Originally Posted by Zach'smom
Most people I know are a cross between "AP" and "mainstream" and are trying to make the best parenting choices they can.
This is something I've noticed since I first learned about the whole "AP vs non-AP" debate, back when I was still single. IRL, the families I've met with young children are all over the map. You can't really make any blanket predictions about how they're going to do things. For instance, I know dedicated "family bedders" who use formula by choice, and "child-led weaners" who occasionally spank. (Not to mention those quasi-NFL folks who feed their children an organic whole-foods diet, and give them natural wooden toys to inspire creative play, but also let them watch quite a bit of TV. Hmm, wait, that would be us.
Whether or not I'd agree with these families' decisions, they clearly have their own reasons for doing what they do. They don't seem to be ignorant of the alternatives, or stuck in a "mainstream mindset." In fact, many of them did certain things one way with their first child, then switched with the second or third.
Another problem with this supposed dichotomy is that some of the "AP" and "GD" practices are becoming "mainstream," in the sense that they're being promoted by popular "experts" and various professional organizations. For example, based on what I've seen from the AAP, parenting web sites and magazines, and the majority of bestselling books -- and from what I've observed in my own community (admittedly, in a fairly "liberal/progressive" state) :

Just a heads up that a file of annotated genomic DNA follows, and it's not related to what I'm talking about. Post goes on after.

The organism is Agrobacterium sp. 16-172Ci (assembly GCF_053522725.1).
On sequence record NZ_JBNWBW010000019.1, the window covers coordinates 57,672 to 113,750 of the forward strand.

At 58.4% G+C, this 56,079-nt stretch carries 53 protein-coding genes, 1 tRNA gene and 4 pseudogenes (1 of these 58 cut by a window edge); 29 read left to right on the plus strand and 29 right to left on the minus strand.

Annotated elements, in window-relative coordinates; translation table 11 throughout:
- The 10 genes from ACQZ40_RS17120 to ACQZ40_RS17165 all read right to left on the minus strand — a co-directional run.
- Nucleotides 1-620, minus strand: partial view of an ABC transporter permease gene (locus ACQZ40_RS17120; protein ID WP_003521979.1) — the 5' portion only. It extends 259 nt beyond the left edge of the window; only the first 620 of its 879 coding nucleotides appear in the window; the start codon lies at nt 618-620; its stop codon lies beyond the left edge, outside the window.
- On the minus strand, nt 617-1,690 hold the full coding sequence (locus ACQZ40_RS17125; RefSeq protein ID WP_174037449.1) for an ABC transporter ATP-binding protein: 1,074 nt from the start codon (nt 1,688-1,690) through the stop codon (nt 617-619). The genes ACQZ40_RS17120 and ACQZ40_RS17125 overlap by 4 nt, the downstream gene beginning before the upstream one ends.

- Spanking is not mainstream. (This applies 100x for the Pearls, et al.)
- Formula feeding is not mainstream.
- Scheduled feeding is not mainstream.
- Giving solids before 6 months is not mainstream.
- CIO in the first few months is not mainstream.
- Putting baby to sleep in a separate room from the earliest days is not mainstream.
When we see a parent who's doing some things we strongly disagree with, instead of labeling that person as "mainstream," it might be more helpful to try to understand why
they've chosen not to follow the advice (which they've most likely already heard, from one source or another) to follow that particular AP/GD/NFL practice. Even if we think their behavior is wrong, or even harmful, we can respect their intentions to do right by their children. In fact, I tend to think we must
do so. If we don't
... if we just figure they're "lazy," and can't be bothered... then what hope is there at all?